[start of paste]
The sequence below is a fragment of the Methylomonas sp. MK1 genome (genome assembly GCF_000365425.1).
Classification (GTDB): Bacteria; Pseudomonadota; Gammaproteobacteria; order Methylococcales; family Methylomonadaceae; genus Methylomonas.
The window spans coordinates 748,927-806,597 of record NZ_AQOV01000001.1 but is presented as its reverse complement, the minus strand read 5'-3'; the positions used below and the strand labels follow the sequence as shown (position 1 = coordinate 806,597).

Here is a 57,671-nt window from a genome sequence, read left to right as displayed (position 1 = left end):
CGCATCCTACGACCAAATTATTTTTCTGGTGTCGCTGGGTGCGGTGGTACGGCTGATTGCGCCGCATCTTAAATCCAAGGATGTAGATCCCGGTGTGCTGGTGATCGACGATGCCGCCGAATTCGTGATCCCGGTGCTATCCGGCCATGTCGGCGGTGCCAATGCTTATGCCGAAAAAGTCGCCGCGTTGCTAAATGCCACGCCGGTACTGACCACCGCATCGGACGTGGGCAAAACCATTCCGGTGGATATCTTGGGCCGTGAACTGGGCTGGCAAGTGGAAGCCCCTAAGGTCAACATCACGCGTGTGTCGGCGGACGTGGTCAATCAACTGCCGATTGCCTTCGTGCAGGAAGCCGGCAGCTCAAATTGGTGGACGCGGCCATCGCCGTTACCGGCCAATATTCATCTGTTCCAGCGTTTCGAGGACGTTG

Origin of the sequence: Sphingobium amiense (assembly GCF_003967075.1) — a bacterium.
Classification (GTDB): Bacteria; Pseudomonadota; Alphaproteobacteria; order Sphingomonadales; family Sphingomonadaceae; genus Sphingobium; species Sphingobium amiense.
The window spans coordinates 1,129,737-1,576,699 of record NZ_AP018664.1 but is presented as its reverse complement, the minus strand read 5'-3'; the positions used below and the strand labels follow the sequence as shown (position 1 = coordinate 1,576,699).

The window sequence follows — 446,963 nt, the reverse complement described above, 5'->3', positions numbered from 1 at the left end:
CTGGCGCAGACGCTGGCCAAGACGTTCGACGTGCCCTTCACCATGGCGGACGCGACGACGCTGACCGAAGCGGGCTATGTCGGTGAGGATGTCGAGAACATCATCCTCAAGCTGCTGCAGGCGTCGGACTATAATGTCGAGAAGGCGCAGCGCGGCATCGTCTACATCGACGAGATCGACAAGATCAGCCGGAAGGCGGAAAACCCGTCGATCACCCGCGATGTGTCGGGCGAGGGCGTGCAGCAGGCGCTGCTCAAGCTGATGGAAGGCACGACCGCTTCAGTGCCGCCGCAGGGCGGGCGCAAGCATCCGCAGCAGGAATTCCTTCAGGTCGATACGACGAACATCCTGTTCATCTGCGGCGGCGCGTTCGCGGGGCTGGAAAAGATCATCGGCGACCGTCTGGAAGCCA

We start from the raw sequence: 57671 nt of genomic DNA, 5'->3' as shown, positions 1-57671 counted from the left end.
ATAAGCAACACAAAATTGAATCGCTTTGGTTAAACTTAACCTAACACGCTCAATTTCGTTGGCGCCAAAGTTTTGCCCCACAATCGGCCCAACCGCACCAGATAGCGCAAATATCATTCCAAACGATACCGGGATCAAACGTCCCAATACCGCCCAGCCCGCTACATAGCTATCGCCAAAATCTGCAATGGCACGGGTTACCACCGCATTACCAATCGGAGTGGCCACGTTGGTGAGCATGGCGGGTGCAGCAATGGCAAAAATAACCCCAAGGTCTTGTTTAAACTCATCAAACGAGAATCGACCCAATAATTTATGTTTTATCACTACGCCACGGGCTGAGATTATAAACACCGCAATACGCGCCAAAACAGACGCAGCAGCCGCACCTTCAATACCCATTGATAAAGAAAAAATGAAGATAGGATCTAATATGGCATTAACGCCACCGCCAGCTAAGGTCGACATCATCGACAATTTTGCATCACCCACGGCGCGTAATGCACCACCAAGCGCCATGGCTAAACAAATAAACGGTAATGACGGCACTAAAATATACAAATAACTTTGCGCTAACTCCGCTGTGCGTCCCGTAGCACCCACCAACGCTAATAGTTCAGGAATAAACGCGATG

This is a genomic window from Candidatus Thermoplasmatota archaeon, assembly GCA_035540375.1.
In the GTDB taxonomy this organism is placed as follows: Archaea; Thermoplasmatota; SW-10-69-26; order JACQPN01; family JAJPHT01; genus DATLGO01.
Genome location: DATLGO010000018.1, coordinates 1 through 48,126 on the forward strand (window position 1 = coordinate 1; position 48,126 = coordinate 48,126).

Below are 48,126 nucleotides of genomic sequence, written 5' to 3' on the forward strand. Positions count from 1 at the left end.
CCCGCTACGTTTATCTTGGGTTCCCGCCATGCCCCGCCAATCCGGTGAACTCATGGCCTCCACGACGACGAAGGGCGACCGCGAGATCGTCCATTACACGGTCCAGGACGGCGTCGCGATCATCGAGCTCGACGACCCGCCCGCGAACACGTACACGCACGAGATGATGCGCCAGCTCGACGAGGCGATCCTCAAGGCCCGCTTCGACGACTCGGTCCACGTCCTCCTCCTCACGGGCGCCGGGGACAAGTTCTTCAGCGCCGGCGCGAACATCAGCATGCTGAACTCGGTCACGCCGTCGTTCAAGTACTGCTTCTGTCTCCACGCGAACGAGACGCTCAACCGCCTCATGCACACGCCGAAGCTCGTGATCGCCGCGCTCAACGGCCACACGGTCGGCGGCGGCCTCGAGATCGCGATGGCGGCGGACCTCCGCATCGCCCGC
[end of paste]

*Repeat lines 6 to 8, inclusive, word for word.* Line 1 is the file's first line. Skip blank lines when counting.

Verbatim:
Origin of the sequence: Sphingobium amiense (assembly GCF_003967075.1) — a bacterium.
Classification (GTDB): Bacteria; Pseudomonadota; Alphaproteobacteria; order Sphingomonadales; family Sphingomonadaceae; genus Sphingobium; species Sphingobium amiense.
The window spans coordinates 1,129,737-1,576,699 of record NZ_AP018664.1 but is presented as its reverse complement, the minus strand read 5'-3'; the positions used below and the strand labels follow the sequence as shown (position 1 = coordinate 1,576,699).